Carter Kieboom and the Detroit Tigers
We know the Washington Nationals are in win-now mode — they just traded two of their top-ten prospects to land two years of the slightly above-average first baseman Josh Bell. Their willingness to trade Carter Kieboom now may mean they’ve soured on him, or it could simply mean they don’t want to wait another year or two for him to figure out MLB pitching.
The Detroit Tigers apparently have all the time in the world for their rebuild, so trading for Kieboom would make a lot of sense.
But this is where it gets a bit complicated, because the Nationals probably aren’t lowering their price tag, and they presumably want established MLB talent in return — something Detroit is a bit short on at the moment.
We can still make this work, but we have to be creative. Carter Kieboom has at least five years of team control remaining and ZiPS projects him to produce just over 5 WAR in the next two seasons. It’s probably safe to lower that estimate to 3 WAR or so, but Kieboom is going to be expensive, no matter what.
The site Baseball Trade Values puts his value in roughly the same range as Casey Mize and Tarik Skubal. A one-for-one prospect swap could work, but it really looks like the Nationals are seeking an established bat. To make it work, the Tigers would have to do something like this:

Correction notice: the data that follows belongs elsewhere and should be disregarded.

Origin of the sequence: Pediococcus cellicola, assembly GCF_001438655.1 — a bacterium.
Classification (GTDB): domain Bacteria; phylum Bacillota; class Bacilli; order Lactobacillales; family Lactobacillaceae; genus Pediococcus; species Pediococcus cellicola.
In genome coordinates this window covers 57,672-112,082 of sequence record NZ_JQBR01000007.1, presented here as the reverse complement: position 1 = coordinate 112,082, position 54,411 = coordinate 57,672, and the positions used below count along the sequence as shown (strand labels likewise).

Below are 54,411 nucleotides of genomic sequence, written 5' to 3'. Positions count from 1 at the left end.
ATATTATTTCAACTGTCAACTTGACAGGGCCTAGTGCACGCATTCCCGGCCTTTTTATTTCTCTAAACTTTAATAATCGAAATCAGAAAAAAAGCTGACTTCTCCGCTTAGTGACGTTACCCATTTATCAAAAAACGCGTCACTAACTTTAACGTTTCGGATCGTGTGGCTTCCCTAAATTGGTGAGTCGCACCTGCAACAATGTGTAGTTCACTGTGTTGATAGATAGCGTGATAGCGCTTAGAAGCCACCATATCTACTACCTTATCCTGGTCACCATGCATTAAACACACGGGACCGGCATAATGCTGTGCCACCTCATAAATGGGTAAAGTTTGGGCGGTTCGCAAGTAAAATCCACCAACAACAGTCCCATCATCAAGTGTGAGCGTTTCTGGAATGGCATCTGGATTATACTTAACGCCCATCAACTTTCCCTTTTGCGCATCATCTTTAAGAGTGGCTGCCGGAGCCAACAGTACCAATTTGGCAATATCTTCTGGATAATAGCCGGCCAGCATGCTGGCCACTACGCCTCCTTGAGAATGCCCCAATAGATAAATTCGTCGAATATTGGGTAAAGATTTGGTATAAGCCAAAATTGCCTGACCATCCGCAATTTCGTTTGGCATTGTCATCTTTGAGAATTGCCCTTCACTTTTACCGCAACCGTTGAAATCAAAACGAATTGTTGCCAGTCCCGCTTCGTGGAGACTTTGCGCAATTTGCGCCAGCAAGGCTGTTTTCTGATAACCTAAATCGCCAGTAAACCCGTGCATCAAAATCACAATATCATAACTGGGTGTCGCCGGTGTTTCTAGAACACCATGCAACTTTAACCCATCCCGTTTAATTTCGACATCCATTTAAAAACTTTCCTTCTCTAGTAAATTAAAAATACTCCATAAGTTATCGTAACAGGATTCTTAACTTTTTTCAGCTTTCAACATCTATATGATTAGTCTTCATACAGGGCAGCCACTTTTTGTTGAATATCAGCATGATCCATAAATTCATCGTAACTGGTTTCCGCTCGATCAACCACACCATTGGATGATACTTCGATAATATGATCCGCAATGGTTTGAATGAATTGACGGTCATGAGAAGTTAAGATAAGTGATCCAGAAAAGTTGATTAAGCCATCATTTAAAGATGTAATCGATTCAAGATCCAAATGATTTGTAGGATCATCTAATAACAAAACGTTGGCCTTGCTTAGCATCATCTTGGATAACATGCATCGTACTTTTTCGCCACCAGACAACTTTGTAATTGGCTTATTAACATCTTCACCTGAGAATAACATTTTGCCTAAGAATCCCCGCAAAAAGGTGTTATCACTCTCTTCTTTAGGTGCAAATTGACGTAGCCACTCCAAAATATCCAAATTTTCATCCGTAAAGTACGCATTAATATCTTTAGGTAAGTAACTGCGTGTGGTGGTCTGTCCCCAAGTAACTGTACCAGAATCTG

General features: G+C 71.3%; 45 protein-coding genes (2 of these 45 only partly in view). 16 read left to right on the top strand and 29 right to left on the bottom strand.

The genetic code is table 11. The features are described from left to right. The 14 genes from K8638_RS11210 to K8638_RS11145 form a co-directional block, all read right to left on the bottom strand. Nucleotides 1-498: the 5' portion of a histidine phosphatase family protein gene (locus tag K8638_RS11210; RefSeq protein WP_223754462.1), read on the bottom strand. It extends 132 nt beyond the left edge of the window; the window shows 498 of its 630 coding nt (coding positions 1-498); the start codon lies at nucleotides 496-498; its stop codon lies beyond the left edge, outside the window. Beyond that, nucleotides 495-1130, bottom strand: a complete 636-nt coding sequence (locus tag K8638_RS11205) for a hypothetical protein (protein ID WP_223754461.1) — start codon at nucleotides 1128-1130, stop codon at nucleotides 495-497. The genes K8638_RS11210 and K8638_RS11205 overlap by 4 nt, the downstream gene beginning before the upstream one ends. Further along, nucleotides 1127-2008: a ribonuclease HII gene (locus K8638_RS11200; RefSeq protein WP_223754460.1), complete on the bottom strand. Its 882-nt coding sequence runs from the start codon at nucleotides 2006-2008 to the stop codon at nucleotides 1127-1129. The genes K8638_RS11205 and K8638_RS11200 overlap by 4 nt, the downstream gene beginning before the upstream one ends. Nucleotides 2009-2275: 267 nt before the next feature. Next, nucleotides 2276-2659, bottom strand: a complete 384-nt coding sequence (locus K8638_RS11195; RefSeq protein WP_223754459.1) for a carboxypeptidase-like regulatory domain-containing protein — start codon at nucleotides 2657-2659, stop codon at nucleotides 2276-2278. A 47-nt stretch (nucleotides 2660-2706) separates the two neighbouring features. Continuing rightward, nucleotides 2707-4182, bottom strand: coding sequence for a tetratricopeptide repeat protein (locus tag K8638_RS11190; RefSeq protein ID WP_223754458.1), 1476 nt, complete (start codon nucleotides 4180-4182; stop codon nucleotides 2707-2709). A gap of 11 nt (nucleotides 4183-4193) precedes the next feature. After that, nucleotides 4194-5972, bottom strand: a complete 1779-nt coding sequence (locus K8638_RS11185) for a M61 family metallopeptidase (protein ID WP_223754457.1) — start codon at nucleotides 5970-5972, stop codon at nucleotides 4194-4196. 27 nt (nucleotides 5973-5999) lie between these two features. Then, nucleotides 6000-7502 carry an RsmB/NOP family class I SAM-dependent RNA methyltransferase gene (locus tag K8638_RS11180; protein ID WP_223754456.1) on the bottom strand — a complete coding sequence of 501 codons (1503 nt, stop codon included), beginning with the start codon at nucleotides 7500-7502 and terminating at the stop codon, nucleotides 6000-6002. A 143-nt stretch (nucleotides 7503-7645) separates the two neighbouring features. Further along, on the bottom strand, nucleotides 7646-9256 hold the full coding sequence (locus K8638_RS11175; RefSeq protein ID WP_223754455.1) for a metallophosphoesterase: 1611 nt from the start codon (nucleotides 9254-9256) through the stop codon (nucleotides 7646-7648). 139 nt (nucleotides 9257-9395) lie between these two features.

In this scenario the Nationals get three years of a starting third baseman in Candelario, four years of a solid 4th outfielder in Victor Reyes, and three years of a quality bullpen arm in Cisnero. In return the Tigers get five years of a potentially above-average third baseman in Kieboom, and up to five years of a potential 5th starter in Austin Voth.
Does a deal like this make sense for the Detroit Tigers? One could argue Kieboom’s ceiling is probably what we saw from Candelario last year, or Reyes still has room to grow into an everyday outfielder, but based on everything we’ve seen, Kieboom meshes with Detroit’s timeline better. He should be entering his prime around the same time as Mize, Skubal, Matt Manning, Riley Greene, and Spencer Torkelson.
Acquiring Carter Kieboom would be a bold, risky move for the Detroit Tigers, but four years from now it could mean the difference between a division title and a wild card berth.